- Ross JI, Snelling AM, Eady EA, Cove JH, Cunliffe WJ, Leyden JJ, et al. (February 2001). "Phenotypic and genotypic characterization of antibiotic-resistant Propionibacterium acnes isolated from acne patients attending dermatology clinics in Europe, the U.S.A., Japan and Australia". The British Journal of Dermatology. 144 (2): 339–46. arXiv:1510.02343. doi:10.1046/j.1365-2133.2001.03956.x. hdl:10454/3311. PMID 11251569. S2CID 44614220.
- Ross JI, Snelling AM, Carnegie E, Coates P, Cunliffe WJ, Bettoli V, et al. (March 2003). "Antibiotic-resistant acne: lessons from Europe". The British Journal of Dermatology. 148 (3): 467–78. doi:10.1046/j.1365-2133.2003.05067.x. hdl:10454/3069. PMID 12653738. S2CID 20838517.
- Coates P, Vyakrnam S, Eady EA, Jones CE, Cove JH, Cunliffe WJ (May 2002). "Prevalence of antibiotic-resistant propionibacteria on the skin of acne patients: 10-year surveillance data and snapshot distribution study". The British Journal of Dermatology. 146 (5): 840–8. doi:10.1046/j.1365-2133.2002.04690.x. PMID 12000382. S2CID 5725343.
- Leyden JJ, Wortzman M, Baldwin EK (December 2008). "Antibiotic-resistant Propionibacterium acnes suppressed by a benzoyl peroxide cleanser 6%". Cutis. 82 (6): 417–21. PMID 19181031.
- "Q&A for Health Care Professionals: Health Care Antiseptics". U.S. Food and Drug Administration. December 19, 2017. Retrieved 17 August 2018.
- Emsley J (July 1, 2004). Vanity, Vitality, and Virility: The Chemistry Behind the Products You Love to Buy. Oxford University. p. 130. ISBN 978-0-19-280509-6. Retrieved 17 August 2018.
- Yamakoshi T, Makino T, Matsunaga K, Yoshihisa Y, Rehman MU, Seki T, et al. (July 2012). "Efficacy of chlorhexidine gluconate ointment (Oronine H(®)) for experimentally-induced comedones". Clinical, Cosmetic and Investigational Dermatology. 5: 79–83. doi:10.2147/CCID.S33361. PMC 3426266. PMID 22936850.
- Fu Y, Zu Y, Chen L, Efferth T, Liang H, Liu Z, Liu W (October 2007). "Investigation of antibacterial activity of rosemary essential oil against Propionibacterium acnes with atomic force microscopy". Planta Medica. 73 (12): 1275–80. doi:10.1055/s-2007-981614. PMID 17893831.
- Raman A, Weir U, Bloomfield SF (October 1995). "Antimicrobial effects of tea-tree oil and its major components on Staphylococcus aureus, Staph. epidermidis and Propionibacterium acnes". Letters in Applied Microbiology. 21 (4): 242–5. doi:10.1111/j.1472-765x.1995.tb01051.x. PMID 7576514. S2CID 5687026.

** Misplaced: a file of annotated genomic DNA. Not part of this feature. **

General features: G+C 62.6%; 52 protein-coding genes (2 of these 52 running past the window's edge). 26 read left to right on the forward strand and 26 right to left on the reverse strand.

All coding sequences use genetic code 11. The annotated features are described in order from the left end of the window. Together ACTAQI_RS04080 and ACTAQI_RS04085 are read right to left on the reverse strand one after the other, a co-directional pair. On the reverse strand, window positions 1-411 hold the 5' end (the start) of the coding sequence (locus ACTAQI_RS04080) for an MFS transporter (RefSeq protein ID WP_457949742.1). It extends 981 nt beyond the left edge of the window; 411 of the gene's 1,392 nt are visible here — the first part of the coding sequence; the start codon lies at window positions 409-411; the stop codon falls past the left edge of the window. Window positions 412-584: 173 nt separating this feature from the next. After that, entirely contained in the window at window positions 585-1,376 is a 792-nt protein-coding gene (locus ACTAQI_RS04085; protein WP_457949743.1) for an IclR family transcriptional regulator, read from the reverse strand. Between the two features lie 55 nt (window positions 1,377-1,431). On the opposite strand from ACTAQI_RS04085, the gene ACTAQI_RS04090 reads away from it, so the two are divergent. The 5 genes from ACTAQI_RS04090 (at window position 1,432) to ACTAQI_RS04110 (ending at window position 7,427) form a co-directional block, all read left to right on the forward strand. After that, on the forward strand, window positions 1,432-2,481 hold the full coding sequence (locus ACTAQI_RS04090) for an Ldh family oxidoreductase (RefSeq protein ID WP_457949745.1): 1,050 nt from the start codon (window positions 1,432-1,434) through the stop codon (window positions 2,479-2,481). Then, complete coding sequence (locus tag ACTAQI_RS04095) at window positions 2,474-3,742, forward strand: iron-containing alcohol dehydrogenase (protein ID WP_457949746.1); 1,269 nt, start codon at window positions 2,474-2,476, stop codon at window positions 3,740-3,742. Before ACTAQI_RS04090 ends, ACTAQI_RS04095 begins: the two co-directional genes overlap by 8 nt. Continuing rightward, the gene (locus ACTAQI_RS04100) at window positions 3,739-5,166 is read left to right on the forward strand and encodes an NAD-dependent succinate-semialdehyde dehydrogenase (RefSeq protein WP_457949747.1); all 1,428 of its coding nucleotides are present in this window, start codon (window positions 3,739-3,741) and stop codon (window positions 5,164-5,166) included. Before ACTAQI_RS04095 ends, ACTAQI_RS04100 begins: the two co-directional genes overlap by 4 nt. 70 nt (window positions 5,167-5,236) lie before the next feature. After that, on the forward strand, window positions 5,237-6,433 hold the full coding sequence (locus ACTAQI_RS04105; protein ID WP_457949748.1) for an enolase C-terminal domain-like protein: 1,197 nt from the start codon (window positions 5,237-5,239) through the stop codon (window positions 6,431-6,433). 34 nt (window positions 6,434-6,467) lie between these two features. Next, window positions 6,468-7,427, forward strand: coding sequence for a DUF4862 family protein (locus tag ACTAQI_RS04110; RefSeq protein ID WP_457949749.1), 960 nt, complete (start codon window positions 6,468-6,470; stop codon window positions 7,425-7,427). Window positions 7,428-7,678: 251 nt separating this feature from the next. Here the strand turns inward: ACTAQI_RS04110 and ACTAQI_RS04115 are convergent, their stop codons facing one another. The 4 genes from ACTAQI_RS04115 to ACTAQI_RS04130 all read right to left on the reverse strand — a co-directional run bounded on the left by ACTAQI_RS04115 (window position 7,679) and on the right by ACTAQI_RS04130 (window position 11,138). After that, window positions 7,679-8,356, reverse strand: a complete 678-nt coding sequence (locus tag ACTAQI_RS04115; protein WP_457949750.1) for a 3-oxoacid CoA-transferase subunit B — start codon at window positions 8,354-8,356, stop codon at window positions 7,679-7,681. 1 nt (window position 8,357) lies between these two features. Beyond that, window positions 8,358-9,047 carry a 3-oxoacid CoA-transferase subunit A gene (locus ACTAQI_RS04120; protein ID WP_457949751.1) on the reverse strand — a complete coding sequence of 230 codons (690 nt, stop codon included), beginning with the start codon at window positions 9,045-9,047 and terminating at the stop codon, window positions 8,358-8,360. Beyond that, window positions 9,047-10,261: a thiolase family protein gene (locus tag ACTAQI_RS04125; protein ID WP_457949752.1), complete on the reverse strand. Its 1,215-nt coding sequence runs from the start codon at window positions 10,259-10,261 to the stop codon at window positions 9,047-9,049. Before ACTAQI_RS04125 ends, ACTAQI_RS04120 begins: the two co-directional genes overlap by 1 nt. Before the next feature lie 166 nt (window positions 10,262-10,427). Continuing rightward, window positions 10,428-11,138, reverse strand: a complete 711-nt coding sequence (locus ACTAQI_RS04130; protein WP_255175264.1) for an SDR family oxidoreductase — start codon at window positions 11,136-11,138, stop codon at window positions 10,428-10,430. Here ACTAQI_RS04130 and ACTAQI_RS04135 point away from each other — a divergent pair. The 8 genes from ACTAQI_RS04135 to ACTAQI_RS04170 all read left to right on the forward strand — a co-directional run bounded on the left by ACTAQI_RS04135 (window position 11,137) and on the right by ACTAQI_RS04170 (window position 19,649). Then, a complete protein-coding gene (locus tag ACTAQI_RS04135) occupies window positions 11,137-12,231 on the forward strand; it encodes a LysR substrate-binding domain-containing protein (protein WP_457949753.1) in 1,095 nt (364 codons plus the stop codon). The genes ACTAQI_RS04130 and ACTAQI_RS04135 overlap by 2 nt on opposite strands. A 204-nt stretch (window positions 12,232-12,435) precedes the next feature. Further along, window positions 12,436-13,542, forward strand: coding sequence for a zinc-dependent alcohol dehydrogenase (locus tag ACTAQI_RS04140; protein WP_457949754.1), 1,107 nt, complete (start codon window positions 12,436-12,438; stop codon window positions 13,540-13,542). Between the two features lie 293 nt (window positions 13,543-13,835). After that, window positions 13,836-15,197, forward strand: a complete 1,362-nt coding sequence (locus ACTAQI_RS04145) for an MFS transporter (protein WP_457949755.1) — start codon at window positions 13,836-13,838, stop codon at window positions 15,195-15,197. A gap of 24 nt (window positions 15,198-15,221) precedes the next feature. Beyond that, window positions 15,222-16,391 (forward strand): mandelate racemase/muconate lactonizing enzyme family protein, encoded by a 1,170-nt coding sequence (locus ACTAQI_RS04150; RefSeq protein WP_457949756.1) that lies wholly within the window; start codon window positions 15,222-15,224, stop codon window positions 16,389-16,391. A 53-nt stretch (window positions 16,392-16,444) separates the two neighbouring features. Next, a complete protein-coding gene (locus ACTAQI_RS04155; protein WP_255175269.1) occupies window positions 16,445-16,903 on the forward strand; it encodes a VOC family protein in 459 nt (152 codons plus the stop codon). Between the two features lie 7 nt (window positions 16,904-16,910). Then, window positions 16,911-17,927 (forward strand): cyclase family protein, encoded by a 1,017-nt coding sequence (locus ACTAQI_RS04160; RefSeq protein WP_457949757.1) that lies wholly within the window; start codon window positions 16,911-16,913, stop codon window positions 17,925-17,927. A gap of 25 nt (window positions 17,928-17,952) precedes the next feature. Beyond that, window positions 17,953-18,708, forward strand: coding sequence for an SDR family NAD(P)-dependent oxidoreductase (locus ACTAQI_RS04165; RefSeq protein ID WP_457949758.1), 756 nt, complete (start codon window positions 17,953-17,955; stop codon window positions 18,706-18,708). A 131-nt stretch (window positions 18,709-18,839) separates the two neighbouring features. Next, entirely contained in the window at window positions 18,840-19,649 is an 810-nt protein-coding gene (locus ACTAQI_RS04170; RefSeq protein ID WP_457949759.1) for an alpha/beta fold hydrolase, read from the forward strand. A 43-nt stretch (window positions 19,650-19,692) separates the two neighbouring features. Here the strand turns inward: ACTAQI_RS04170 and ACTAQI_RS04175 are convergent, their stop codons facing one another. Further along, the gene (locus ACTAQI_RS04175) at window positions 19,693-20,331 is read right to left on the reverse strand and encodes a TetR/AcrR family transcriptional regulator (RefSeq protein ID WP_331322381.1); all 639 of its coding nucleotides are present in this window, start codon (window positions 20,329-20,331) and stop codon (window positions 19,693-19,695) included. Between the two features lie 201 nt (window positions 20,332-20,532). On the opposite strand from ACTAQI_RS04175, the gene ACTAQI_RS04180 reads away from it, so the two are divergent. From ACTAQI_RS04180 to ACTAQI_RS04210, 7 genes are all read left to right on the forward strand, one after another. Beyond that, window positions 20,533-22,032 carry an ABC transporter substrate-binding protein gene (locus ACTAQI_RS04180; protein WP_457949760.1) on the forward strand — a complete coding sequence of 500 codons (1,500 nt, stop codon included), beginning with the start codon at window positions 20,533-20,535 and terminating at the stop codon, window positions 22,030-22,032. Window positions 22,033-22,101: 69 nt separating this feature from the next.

- Fu Y, Chen L, Zu Y, Liu Z, Liu X, Liu Y, et al. (January 2009). "The antibacterial activity of clove essential oil against Propionibacterium acnes and its mechanism of action". Archives of Dermatology. 145 (1): 86–8. doi:10.1001/archdermatol.2008.549. PMID 19153353.
- Lang G, Buchbauer G (January 2012). "A review on recent research results (2008–2010) on essential oils as antimicrobials and antifungals. A review". Flavour and Fragrance Journal. 27 (1): 13–39. doi:10.1002/ffj.2082.
- Baik JS, Kim SS, Lee JA, Oh TH, Kim JY, Lee NH, Hyun CG (January 2008). "Chemical composition and biological activities of essential oils extracted from Korean endemic citrus species". Journal of Microbiology and Biotechnology. 18 (1): 74–9. PMID 18239420.
- Albietz JM, Lenton LM (October 2006). "Effect of antibacterial honey on the ocular flora in tear deficiency and meibomian gland disease". Cornea. 25 (9): 1012–9. doi:10.1097/01.ico.0000225716.85382.7b. PMID 17133045. S2CID 12053077.
- Bayston R, Vera L, Mills A, Ashraf W, Stevenson O, Howdle SM (February 2010). "In vitro antimicrobial activity of silver-processed catheters for neurosurgery". The Journal of Antimicrobial Chemotherapy. 65 (2): 258–65. doi:10.1093/jac/dkp420. PMID 19942617.
- Libenson L, Hadley FP, Mcilroy AP, Wetzel VM, Mellon RR (1953). "Antibacterial effect of elemental sulfur". The Journal of Infectious Diseases. 93 (1): 28–35. doi:10.1093/infdis/93.1.28. PMID 13069766.
- McLean RJ, Hussain AA, Sayer M, Vincent PJ, Hughes DJ, Smith TJ (September 1993). "Antibacterial activity of multilayer silver-copper surface films on catheter material". Canadian Journal of Microbiology. 39 (9): 895–9. doi:10.1139/m93-134. PMID 8242490.
- Papageorgiou P, Katsambas A, Chu A (May 2000). "Phototherapy with blue (415 nm) and red (660 nm) light in the treatment of acne vulgaris". The British Journal of Dermatology. 142 (5): 973–8. doi:10.1046/j.1365-2133.2000.03481.x. PMID 10809858. S2CID 9237317.
- Togsverd-Bo K, Wiegell SR, Wulf HC, Haedersdal M (February 2009). "Short and limited effect of long-pulsed dye laser alone and in combination with photodynamic therapy for inflammatory rosacea". Journal of the European Academy of Dermatology and Venereology. 23 (2): 200–1. doi:10.1111/j.1468-3083.2008.02781.x. PMID 18452529. S2CID 30935383.
- Wan MT, Lin JY (May 2014). "Current evidence and applications of photodynamic therapy in dermatology". Clinical, Cosmetic and Investigational Dermatology. 7: 145–63. doi:10.2147/CCID.S35334. PMC 4038525. PMID 24899818.
- Campisano A, Ometto L, Compant S, Pancher M, Antonielli L, Yousaf S, et al. (May 2014). "Interkingdom transfer of the acne-causing agent, Propionibacterium acnes, from human to grapevine". Molecular Biology and Evolution. 31 (5): 1059–65. doi:10.1093/molbev/msu075. PMID 24554779.
- Media related to Propionibacterium acnes at Wikimedia Commons
- Propionibacterium+acnes at the US National Library of Medicine Medical Subject Headings (MeSH)
- Propionibacterium (Kenyon College)
- Type strain of Propionibacterium acnes at BacDive - the Bacterial Diversity Metadatabase